The system is patented and has two main components. The first is a displacement of the nut toward the bridge. When you press the string down at any fret, you aren't just stopping the string, you are displacing it downward as well. That has the effect of making the string a tiny bit shorter than it would be if you could stop it at the fret without pushing it down. That tiny error will cause the fretted note to play a tiny bit sharp relative to the tuned open string. So, the nut adjustment is compensating for that. This doesn't matter much on a bass or guitar that you play barre chords on, but the Feiten system is originally intended to improve the intonation of acoustic guitars where, in many styles, you would play with more open strings. As soon as you fret the string anywhere, the benefit of the nut change goes away, since you must cause the downward displacement to fret anywhere on the neck. A capo'ed guitar shouldn't exhibit this intonation problem and it should be less noticeable with a properly set zero fret.

The other part of the Feiten system is a set of modified intonation setups that try to improve the overall sound of chords that are commonly played on the guitar. Although you often get into a discussion of alternative tempering and favored keys here, this isn't really what Feiten is doing. When you set the intonation on your instrument now, what you're doing is compensating for the stiffness of the strings. A big fat, stiff string doesn't vibrate freely at it's ends and acts as if it's shorter than an ideal string. But the harmonics of this same big fat string are affected differently by the strings stiffness (higher harmonics are less encumbered by the stiffness). So, in a normal setup, you will tend to move the bridge piece away from the nut to make the fundamental's effective vibrating length longer and bring it into better tune with the harmonics. As you know, it really makes a difference because the string stiffness really causes non-ideal motion. The way intonation is normally set is to compare the 12th fret fundamental pitch (1 octave up from the open string) with the 12th fret harmonic and adjust until they match.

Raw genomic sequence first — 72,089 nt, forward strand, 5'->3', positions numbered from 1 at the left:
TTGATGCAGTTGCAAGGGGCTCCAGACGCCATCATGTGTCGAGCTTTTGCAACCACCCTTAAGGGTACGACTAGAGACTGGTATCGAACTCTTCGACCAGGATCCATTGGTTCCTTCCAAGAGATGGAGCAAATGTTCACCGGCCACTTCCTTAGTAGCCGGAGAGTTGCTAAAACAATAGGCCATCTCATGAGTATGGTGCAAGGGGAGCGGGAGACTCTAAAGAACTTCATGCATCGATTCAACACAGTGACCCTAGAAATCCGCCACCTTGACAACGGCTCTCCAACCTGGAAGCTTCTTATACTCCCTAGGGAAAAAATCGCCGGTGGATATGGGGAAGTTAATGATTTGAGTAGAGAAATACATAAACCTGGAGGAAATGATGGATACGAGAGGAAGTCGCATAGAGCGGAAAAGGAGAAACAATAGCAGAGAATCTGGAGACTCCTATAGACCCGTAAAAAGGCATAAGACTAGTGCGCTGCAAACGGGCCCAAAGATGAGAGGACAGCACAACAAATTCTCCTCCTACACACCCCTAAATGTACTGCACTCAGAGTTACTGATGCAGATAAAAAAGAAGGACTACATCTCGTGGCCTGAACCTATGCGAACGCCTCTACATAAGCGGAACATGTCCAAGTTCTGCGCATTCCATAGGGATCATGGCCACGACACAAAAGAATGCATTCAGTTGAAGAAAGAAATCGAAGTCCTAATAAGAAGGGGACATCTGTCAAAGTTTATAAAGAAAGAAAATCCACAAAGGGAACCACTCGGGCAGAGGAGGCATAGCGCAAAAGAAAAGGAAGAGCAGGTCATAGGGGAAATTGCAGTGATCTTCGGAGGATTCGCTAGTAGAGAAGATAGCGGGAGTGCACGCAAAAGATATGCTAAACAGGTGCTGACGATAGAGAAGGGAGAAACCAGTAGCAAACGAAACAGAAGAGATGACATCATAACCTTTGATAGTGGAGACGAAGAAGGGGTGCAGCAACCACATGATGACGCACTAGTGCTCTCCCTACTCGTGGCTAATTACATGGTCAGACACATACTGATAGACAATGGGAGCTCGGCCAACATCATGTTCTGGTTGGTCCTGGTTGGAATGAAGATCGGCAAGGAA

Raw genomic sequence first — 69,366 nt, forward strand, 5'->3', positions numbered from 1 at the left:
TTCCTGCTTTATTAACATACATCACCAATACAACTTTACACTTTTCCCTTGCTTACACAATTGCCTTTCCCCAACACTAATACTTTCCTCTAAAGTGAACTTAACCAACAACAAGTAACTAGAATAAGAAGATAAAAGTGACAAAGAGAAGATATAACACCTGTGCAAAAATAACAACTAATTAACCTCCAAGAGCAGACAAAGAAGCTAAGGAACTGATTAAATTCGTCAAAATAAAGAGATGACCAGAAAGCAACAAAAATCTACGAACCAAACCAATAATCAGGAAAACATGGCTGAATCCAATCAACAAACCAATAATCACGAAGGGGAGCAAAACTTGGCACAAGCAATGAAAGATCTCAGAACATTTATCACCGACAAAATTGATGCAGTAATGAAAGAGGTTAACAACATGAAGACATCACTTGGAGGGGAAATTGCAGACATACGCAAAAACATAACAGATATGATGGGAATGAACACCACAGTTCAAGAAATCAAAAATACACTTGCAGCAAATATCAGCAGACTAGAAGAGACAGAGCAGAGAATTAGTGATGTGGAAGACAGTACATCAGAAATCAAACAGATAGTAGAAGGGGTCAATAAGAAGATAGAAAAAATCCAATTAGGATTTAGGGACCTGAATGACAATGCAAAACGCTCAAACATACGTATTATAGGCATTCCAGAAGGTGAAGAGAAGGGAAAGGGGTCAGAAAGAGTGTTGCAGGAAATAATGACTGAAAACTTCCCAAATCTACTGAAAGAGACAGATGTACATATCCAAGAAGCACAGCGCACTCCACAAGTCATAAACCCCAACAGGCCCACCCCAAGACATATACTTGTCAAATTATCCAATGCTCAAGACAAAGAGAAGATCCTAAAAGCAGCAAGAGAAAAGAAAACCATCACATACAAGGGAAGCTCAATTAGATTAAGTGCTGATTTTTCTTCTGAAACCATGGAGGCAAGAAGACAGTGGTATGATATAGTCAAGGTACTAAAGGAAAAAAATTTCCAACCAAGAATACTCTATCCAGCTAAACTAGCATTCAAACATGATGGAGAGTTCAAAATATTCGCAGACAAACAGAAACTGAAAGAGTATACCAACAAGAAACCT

If you think about it, that makes the adjustment work great if you play at the 12th fret a lot, but for most of us you're playing well below that on the neck. And for that area, setting the intonation traditionally is way overcompensating relative to where you want it to be. So, that's the other part of the Feiten system - it's a set of offsets, specific for each string, that you set up to that should lead to better normal chord intonation. Again, if you play folk-style chords low on the neck, this should make a significant difference. When you play a solo high up on the neck, it matters less since you're playing single notes (or partial chords). If you were playing chords high on the neck, they actually may be less sonically pleasing that a traditional setup, but in that case, you wouldn't really want to be setting up with Feiten (it doesn't claim to fix everything).

The way that you actually do a Feiten intonation setup is that you tune the instrument to normal open pitches, but instead of adjusting the 12th fret harmonic to match the open (or 1st harmonic pitch), you adjust the string length per the Feiten adjustments, which generally are a little flat. It helps to have a (licensed, of course) electronic tuner to help you hit the targets.

Both these elements actually do make a lot of sense - it's not totally bull, although it also really doesn't matter to most players. And the system is licensed by a number of really elite luthiers like Tom Anderson and Mike Tobias. I don't know Tom Anderson, but I do know that Mike Tobias well enough to know that he's not paying anybody any money for nothing.

But there is a kind of bogus general flavor to the entire thing as well. The problem is that he's the system is a thinking man's solution to a complex problem that's hard to explain and difficult for most people to get their minds around. So, rather than try to talk about the real virtues of what they're doing, there's a lot of hand waving and mumbling. And, rather than actually figure out a mechanism for calculating what your targets are (which would NOT be patentable), the Feiten system calls out a specific set of intonation offsets and a specific nut displacement (which you can patent).

If you're enough of a gearhead to have gotten this far, then you immediately understand what the problem with the Feiten system is. Each string gauge, material, and design has different vibrating properties. You know this when you change string sets and have to reset your intonation. So, a standard set of offsets isn't really going to solve your problem - they are correct only for the exact guitar and strings that they were originally calculated for. Change anything, and you aren't really optimal anymore.